FaceBook Rebranding Meta Video Elicits Brutal Criticisms from Marketers
For a guy who has given away more than $45 billion dollars to various charities and political parties, Mark Zuckerberg can’t seem to catch a break.
Looking back over the FaceBook founder’s media trail is difficult and not very pretty. And yet in spite of his failings, he runs a company used by billions of people each and every day. But when it comes to the recent branding or re-branding, there seems to be a disconnect between the CEO and his multitude of FaceBook users.
An article from fastcompany.com says Zuckerberg is the “worst” spokesman for his newly reset operation. After he renamed his FaceBook family with the single word, Meta, the critics started having a field day. Even Iceland turned in a scathing video to parody the renaming.
This isn’t about Zuckerberg’s personality, which is obviously subjective. At a time when Facebook has recast its path forward—a move inescapably tied to eluding the laundry list of controversies dogging the Facebook name—sticking with its founder as the primary face (and voice) of the new company means that everyone still sees Facebook, never mind that the word Meta is peeking over his shoulder.
What’s the old saying, “the more things change the more they stay the same?”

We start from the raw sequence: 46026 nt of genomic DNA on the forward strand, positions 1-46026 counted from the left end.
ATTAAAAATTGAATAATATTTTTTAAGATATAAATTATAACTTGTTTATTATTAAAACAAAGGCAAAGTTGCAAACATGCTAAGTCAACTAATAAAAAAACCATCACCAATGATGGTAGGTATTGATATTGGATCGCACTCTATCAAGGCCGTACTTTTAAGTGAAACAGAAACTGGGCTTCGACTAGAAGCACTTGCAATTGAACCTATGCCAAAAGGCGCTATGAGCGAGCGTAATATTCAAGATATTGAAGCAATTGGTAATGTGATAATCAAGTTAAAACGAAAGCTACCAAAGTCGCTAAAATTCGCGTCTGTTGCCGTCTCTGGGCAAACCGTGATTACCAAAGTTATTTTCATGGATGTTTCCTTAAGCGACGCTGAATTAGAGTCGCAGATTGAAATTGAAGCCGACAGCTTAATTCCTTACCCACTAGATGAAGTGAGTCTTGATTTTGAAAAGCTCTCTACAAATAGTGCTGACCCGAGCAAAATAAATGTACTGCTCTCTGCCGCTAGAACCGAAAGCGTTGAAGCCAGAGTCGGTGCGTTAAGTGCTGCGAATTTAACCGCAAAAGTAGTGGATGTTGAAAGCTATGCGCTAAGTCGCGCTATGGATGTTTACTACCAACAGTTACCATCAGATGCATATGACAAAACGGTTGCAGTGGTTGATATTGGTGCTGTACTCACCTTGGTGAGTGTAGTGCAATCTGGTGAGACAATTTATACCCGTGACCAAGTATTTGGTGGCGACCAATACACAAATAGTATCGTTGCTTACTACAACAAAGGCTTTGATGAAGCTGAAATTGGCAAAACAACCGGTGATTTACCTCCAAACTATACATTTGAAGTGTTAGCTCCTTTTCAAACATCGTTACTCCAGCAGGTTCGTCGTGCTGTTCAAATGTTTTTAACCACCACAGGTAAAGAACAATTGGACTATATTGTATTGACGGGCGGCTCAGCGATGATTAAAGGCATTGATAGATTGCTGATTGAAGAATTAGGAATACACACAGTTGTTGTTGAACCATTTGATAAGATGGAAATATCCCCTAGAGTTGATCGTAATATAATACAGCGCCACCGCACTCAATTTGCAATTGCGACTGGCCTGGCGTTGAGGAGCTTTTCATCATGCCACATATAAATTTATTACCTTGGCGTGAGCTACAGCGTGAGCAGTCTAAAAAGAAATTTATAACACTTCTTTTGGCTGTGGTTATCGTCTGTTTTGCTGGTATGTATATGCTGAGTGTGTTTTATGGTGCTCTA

The article gives us some other people’s views of Meta:
“You’re changing the name, not the perception if he’s still at the head of it,” says Vann Graves, executive director of VCU’s Brandcenter. “Mark Zuckerberg is his own brand, and it’s inextricably linked to Facebook. That links him to Cambridge Analytica, the 2020 election, the recent WSJ reports. So if you add this new layer of Meta, that’s great, but it only fixes the Facebook part of it and doesn’t address the Zuckerberg brand part. This was a huge opportunity that may have been missed on reframing that for Facebook, now Meta.”
One of the main complaints about Zuckerberg was his lack of oversight on FaceBook when it came to violence, especially from political figures. And in the announcement video for Meta, Zuckerberg didn’t quite reach the audience in the same way that Steve Jobs or Elon Musk has.
“He’s a young CEO who created something amazing, and for some people, that’s enough,” says Graves. “But with the changing attitudes of consumers, the concerns from parents about their kids, there’s now an expectation of responsibility. And that’s why I think they missed an opportunity.”
Zuckerberg and his company see the future of technology shaping our lives. It’s all delivered via the kind of completely natural conversations that humans have with one another and peppered with Easter eggs to Zuckerberg’s most meme-worthy, Sweet Baby Ray’s moments.
The Sweet Baby Ray’s comment is an inside joke that is revealed in the article. Something we can be thankful for this Thanksgiving is that we don’t have Zuckerberg’s reputation—and we can laugh at the Icelandverse video.
read more at fastcompany.com